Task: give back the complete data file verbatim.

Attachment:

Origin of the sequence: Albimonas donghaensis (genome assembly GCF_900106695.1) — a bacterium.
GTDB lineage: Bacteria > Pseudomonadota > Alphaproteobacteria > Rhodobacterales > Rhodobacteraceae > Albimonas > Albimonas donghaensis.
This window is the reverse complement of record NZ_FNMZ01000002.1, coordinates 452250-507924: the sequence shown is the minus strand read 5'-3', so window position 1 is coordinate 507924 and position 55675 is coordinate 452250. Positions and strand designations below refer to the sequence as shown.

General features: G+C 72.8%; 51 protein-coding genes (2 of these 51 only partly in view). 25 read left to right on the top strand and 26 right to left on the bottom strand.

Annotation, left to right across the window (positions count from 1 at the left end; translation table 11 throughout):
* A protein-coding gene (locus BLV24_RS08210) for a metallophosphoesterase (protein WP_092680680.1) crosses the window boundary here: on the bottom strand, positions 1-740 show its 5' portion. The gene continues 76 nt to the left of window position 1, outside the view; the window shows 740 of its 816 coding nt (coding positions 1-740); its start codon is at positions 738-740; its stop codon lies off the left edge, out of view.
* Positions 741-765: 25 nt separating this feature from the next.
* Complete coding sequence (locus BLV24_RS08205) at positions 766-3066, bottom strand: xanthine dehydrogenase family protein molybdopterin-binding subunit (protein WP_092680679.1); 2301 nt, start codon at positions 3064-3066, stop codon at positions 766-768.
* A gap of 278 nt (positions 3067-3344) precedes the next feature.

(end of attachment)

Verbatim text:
Origin of the sequence: Albimonas donghaensis (genome assembly GCF_900106695.1) — a bacterium.
GTDB lineage: Bacteria > Pseudomonadota > Alphaproteobacteria > Rhodobacterales > Rhodobacteraceae > Albimonas > Albimonas donghaensis.
This window is the reverse complement of record NZ_FNMZ01000002.1, coordinates 452250-507924: the sequence shown is the minus strand read 5'-3', so window position 1 is coordinate 507924 and position 55675 is coordinate 452250. Positions and strand designations below refer to the sequence as shown.

General features: G+C 72.8%; 51 protein-coding genes (2 of these 51 only partly in view). 25 read left to right on the top strand and 26 right to left on the bottom strand.

Annotation, left to right across the window (positions count from 1 at the left end; translation table 11 throughout):
* A protein-coding gene (locus BLV24_RS08210) for a metallophosphoesterase (protein WP_092680680.1) crosses the window boundary here: on the bottom strand, positions 1-740 show its 5' portion. The gene continues 76 nt to the left of window position 1, outside the view; the window shows 740 of its 816 coding nt (coding positions 1-740); its start codon is at positions 738-740; its stop codon lies off the left edge, out of view.
* Positions 741-765: 25 nt separating this feature from the next.
* Complete coding sequence (locus BLV24_RS08205) at positions 766-3066, bottom strand: xanthine dehydrogenase family protein molybdopterin-binding subunit (protein WP_092680679.1); 2301 nt, start codon at positions 3064-3066, stop codon at positions 766-768.
* A gap of 278 nt (positions 3067-3344) precedes the next feature.